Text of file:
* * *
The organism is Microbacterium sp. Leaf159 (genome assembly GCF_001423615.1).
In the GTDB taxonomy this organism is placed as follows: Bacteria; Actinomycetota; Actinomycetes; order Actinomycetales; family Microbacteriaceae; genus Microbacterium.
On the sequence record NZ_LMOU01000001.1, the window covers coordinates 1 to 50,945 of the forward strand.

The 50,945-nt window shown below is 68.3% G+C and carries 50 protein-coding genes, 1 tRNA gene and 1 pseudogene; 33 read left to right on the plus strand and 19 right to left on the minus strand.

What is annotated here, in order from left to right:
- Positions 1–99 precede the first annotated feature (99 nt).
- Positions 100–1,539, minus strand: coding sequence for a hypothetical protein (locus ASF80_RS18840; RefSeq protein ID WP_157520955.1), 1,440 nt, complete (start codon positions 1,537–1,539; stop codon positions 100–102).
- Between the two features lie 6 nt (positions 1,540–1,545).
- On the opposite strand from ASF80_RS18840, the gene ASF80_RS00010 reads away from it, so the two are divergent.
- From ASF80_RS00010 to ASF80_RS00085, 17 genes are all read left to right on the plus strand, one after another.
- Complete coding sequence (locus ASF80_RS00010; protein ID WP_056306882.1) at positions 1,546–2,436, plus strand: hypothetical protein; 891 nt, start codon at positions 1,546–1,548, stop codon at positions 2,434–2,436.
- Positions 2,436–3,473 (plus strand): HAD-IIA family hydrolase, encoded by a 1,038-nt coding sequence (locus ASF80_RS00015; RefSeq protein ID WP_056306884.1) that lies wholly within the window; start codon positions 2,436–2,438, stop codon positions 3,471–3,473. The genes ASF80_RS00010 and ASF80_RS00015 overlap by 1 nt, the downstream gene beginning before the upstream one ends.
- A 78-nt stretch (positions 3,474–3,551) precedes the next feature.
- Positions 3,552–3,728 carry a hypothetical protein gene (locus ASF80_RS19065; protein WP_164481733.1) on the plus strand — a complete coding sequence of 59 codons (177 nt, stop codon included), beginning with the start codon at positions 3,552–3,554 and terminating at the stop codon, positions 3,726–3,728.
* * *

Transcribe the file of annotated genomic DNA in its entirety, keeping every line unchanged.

The organism is Microbacterium sp. Leaf159 (genome assembly GCF_001423615.1).
In the GTDB taxonomy this organism is placed as follows: Bacteria; Actinomycetota; Actinomycetes; order Actinomycetales; family Microbacteriaceae; genus Microbacterium.
On the sequence record NZ_LMOU01000001.1, the window covers coordinates 1 to 50,945 of the forward strand.

The 50,945-nt window shown below is 68.3% G+C and carries 50 protein-coding genes, 1 tRNA gene and 1 pseudogene; 33 read left to right on the plus strand and 19 right to left on the minus strand.

What is annotated here, in order from left to right:
- Positions 1–99 precede the first annotated feature (99 nt).
- Positions 100–1,539, minus strand: coding sequence for a hypothetical protein (locus ASF80_RS18840; RefSeq protein ID WP_157520955.1), 1,440 nt, complete (start codon positions 1,537–1,539; stop codon positions 100–102).
- Between the two features lie 6 nt (positions 1,540–1,545).
- On the opposite strand from ASF80_RS18840, the gene ASF80_RS00010 reads away from it, so the two are divergent.
- From ASF80_RS00010 to ASF80_RS00085, 17 genes are all read left to right on the plus strand, one after another.
- Complete coding sequence (locus ASF80_RS00010; protein ID WP_056306882.1) at positions 1,546–2,436, plus strand: hypothetical protein; 891 nt, start codon at positions 1,546–1,548, stop codon at positions 2,434–2,436.
- Positions 2,436–3,473 (plus strand): HAD-IIA family hydrolase, encoded by a 1,038-nt coding sequence (locus ASF80_RS00015; RefSeq protein ID WP_056306884.1) that lies wholly within the window; start codon positions 2,436–2,438, stop codon positions 3,471–3,473. The genes ASF80_RS00010 and ASF80_RS00015 overlap by 1 nt, the downstream gene beginning before the upstream one ends.
- A 78-nt stretch (positions 3,474–3,551) precedes the next feature.
- Positions 3,552–3,728 carry a hypothetical protein gene (locus ASF80_RS19065; protein WP_164481733.1) on the plus strand — a complete coding sequence of 59 codons (177 nt, stop codon included), beginning with the start codon at positions 3,552–3,554 and terminating at the stop codon, positions 3,726–3,728.